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dc.contributor.authorFreisling, Heinz
dc.contributor.authorViallon, Vivian
dc.contributor.authorLennon, Hannah
dc.contributor.authorBagnardi, Vincenzo
dc.contributor.authorRicci, Cristian
dc.contributor.authorButterworth, Adam S.
dc.contributor.authorSweeting, Michael
dc.contributor.authorMuller, David
dc.contributor.authorRomieu, Isabelle
dc.contributor.authorBazelle, Pauline
dc.contributor.authorKvaskoff, Marina
dc.contributor.authorArveux, Patrick
dc.contributor.authorSeveri, Gianluca
dc.contributor.authorBamia, Christina
dc.contributor.authorKühn, Tilman
dc.contributor.authorKaaks, Rudolf
dc.contributor.authorBergmann, Manuela
dc.contributor.authorBoeing, Heiner
dc.contributor.authorTjønneland, Anne
dc.contributor.authorOlsen, Anja
dc.contributor.authorOvervad, Kim
dc.contributor.authorDahm, Christina C.
dc.contributor.authorMenéndez, Virginia
dc.contributor.authorAgudo, Antonio
dc.contributor.authorSánchez, Maria-Jose
dc.contributor.authorAmiano, Pilar
dc.contributor.authorSantiuste, Carmen
dc.contributor.authorGurrea, Aurelio Barricarte
dc.contributor.authorTong, Tammy Y. N.
dc.contributor.authorSchmidt, Julie A.
dc.contributor.authorTzoulaki, Ioanna
dc.contributor.authorTsilidis, Konstantinos K.
dc.contributor.authorWard, Heather
dc.contributor.authorPalli, Domenico
dc.contributor.authorAgnoli, Claudia
dc.contributor.authorTumino, Rosario
dc.contributor.authorRicceri, Fulvio
dc.contributor.authorPanico, Salvatore
dc.contributor.authorPicavet, H. Susan J.
dc.contributor.authorBakker, Marije
dc.contributor.authorMonninkhof, Evelyn
dc.contributor.authorNilsson, Peter
dc.contributor.authorManjer, Jonas
dc.contributor.authorRolandsson, Olov
dc.contributor.authorThysell, Elin
dc.contributor.authorWeiderpass, Elisabete
dc.contributor.authorJenab, Mazda
dc.contributor.authorRiboli, Elio
dc.contributor.authorVineis, Paolo
dc.contributor.authorDanesh, John
dc.contributor.authorWareham, Nick J.
dc.contributor.authorGunter, Marc J.
dc.contributor.authorFerrari, Pietro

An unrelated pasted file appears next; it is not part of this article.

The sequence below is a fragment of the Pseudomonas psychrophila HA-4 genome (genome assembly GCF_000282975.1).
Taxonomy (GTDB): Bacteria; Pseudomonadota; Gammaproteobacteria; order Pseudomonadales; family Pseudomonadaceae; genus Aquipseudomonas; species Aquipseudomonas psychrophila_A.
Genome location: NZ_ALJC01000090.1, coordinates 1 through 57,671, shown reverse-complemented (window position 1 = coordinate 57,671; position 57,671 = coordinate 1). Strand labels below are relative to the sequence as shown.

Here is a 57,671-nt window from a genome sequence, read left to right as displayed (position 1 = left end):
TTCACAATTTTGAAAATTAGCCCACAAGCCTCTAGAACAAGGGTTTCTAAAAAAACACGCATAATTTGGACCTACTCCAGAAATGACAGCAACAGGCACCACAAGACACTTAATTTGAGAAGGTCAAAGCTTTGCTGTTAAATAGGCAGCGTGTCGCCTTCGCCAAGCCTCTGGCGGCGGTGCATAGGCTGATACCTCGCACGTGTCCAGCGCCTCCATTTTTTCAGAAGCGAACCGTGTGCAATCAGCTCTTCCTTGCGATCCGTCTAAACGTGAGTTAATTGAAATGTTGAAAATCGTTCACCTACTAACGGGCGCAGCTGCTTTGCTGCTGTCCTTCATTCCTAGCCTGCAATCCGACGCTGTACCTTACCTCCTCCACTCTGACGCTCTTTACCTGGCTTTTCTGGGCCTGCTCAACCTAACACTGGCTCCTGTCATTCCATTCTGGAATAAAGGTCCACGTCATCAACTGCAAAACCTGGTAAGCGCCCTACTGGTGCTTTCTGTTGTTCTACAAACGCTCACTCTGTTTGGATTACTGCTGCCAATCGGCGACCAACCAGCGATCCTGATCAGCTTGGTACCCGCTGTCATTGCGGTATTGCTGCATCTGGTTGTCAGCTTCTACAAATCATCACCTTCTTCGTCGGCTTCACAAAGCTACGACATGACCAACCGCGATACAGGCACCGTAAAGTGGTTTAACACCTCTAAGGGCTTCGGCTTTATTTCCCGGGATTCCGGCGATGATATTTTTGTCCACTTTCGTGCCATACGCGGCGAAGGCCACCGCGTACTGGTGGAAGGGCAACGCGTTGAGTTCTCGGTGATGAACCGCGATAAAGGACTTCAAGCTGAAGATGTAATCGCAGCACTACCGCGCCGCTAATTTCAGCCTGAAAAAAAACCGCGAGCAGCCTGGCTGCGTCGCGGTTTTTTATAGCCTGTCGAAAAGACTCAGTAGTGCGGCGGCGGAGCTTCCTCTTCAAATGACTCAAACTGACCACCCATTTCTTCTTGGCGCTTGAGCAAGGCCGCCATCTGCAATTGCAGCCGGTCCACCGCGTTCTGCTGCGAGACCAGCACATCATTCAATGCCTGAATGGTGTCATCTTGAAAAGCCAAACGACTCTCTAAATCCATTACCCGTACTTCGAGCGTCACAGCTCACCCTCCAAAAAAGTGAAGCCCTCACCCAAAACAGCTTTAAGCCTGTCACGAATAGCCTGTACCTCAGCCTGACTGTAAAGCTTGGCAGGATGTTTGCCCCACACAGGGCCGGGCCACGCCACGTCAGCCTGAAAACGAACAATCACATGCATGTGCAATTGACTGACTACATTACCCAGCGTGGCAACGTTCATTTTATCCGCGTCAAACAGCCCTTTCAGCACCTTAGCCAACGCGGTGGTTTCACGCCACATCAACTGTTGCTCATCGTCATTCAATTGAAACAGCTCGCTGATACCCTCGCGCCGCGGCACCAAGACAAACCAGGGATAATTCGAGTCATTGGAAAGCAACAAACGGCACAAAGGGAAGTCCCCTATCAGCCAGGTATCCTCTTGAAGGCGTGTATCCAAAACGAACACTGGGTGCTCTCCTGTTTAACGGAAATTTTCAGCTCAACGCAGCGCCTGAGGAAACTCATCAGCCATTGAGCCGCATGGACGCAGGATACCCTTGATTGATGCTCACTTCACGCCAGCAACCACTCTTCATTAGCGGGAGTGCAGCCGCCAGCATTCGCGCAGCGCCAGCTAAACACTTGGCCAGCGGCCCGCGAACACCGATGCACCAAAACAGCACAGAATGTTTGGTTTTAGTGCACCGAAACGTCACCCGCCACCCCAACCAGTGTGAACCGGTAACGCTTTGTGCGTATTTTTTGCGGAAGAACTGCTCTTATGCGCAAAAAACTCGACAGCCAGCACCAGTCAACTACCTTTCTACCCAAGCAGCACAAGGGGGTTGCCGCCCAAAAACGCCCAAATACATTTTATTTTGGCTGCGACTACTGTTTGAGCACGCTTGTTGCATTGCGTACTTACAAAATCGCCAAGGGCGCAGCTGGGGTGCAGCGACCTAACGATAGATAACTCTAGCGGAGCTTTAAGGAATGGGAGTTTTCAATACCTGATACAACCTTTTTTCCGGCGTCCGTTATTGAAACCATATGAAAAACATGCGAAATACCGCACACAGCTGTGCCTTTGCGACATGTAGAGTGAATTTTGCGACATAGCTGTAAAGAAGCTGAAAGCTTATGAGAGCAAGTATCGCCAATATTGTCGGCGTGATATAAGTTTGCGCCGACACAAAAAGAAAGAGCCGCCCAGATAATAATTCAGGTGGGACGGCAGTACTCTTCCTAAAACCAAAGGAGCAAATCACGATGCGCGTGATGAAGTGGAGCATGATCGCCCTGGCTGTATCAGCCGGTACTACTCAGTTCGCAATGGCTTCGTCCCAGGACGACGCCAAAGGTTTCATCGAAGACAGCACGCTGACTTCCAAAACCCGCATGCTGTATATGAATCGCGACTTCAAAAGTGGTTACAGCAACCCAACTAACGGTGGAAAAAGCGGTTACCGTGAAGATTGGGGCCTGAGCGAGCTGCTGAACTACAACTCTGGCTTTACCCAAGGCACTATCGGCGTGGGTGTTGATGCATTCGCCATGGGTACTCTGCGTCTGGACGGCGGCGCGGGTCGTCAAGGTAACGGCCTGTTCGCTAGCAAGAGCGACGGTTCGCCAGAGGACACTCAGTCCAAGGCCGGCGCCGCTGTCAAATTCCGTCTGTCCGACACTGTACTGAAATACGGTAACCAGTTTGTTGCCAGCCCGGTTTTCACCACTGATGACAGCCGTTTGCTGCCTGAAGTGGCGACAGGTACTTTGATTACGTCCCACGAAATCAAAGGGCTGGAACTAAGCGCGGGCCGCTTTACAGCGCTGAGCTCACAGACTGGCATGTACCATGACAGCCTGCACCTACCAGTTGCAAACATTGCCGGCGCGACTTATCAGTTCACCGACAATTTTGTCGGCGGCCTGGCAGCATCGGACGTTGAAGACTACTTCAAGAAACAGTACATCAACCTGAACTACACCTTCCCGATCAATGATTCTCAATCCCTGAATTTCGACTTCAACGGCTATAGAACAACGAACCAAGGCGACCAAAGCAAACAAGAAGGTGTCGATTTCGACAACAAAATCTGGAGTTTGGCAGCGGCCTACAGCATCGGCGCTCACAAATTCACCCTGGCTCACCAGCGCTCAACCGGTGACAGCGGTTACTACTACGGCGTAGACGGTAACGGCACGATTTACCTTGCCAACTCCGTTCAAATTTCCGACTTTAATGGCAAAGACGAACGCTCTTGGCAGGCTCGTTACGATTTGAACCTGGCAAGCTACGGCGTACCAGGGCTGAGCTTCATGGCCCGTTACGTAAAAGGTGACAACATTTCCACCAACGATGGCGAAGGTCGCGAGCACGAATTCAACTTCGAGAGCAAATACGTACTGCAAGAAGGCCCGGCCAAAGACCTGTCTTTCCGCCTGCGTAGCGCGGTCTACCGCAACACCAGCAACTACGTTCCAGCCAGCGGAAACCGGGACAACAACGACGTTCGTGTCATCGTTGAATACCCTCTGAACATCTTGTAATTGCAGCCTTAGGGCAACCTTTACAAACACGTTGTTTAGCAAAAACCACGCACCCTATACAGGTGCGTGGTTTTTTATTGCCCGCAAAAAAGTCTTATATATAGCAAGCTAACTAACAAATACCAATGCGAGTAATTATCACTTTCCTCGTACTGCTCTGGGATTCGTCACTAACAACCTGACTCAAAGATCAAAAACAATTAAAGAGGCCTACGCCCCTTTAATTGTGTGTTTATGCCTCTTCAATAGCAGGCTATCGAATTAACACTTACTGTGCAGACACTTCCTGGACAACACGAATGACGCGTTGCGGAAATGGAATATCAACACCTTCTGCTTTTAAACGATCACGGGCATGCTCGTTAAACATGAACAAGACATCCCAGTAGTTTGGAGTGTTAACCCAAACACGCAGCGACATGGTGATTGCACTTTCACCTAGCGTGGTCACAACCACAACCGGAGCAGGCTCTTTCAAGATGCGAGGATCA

dc.date.accessioned2021-01-09T16:07:19Z
dc.date.available2021-01-09T16:07:19Z
dc.date.issued2020-01-10
dc.date.submitted2019-09-07
dc.identifier.others12916-019-1474-7
dc.identifier.other1474
dc.identifier.urihttps://www.repository.cam.ac.uk/handle/1810/315967
dc.description.abstractAbstract: Background: Although lifestyle factors have been studied in relation to individual non-communicable diseases (NCDs), their association with development of a subsequent NCD, defined as multimorbidity, has been scarcely investigated. The aim of this study was to investigate associations between five lifestyle factors and incident multimorbidity of cancer and cardiometabolic diseases. Methods: In this prospective cohort study, 291,778 participants (64% women) from seven European countries, mostly aged 43 to 58 years and free of cancer, cardiovascular disease (CVD), and type 2 diabetes (T2D) at recruitment, were included. Incident multimorbidity of cancer and cardiometabolic diseases was defined as developing subsequently two diseases including first cancer at any site, CVD, and T2D in an individual. Multi-state modelling based on Cox regression was used to compute hazard ratios (HR) and 95% confidence intervals (95% CI) of developing cancer, CVD, or T2D, and subsequent transitions to multimorbidity, in relation to body mass index (BMI), smoking status, alcohol intake, physical activity, adherence to the Mediterranean diet, and their combination as a healthy lifestyle index (HLI) score. Cumulative incidence functions (CIFs) were estimated to compute 10-year absolute risks for transitions from healthy to cancer at any site, CVD (both fatal and non-fatal), or T2D, and to subsequent multimorbidity after each of the three NCDs. Results: During a median follow-up of 11 years, 1910 men and 1334 women developed multimorbidity of cancer and cardiometabolic diseases. A higher HLI, reflecting healthy lifestyles, was strongly inversely associated with multimorbidity, with hazard ratios per 3-unit increment of 0.75 (95% CI, 0.71 to 0.81), 0.84 (0.79 to 0.90), and 0.82 (0.77 to 0.88) after cancer, CVD, and T2D, respectively. After T2D, the 10-year absolute risks of multimorbidity were 40% and 25% for men and women, respectively, with unhealthy lifestyle, and 30% and 18% for men and women with healthy lifestyles. Conclusion: Pre-diagnostic healthy lifestyle behaviours were strongly inversely associated with the risk of cancer and cardiometabolic diseases, and with the prognosis of these diseases by reducing risk of multimorbidity.
dc.languageen
dc.publisherBioMed Central
dc.rightsAttribution 4.0 International (CC BY 4.0)en
dc.rights.urihttps://creativecommons.org/licenses/by/4.0/en
dc.subjectResearch Article
dc.subjectHealthy lifestyle
dc.subjectObesity
dc.subjectCancer and cardiometabolic multimorbidity
dc.subjectCancer
dc.subjectCardiovascular disease
dc.subjectDiabetes
dc.subjectPrevention
dc.titleLifestyle factors and risk of multimorbidity of cancer and cardiometabolic diseases: a multinational cohort study
dc.typeArticle
dc.date.updated2021-01-09T16:07:19Z
prism.issueIdentifier1
prism.publicationNameBMC Medicine
prism.volume18
dc.identifier.doi10.17863/CAM.63077
dcterms.dateAccepted2019-11-26
rioxxterms.versionofrecord10.1186/s12916-019-1474-7
rioxxterms.versionVoR
rioxxterms.licenseref.urihttp://creativecommons.org/licenses/by/4.0/
dc.identifier.eissn1741-7015
pubs.funder-project-idDirection General de la Sante (FR) (GR-IARC-2003-09-12-01)


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Attribution 4.0 International (CC BY 4.0)
Except where otherwise noted, this item's licence is described as Attribution 4.0 International (CC BY 4.0)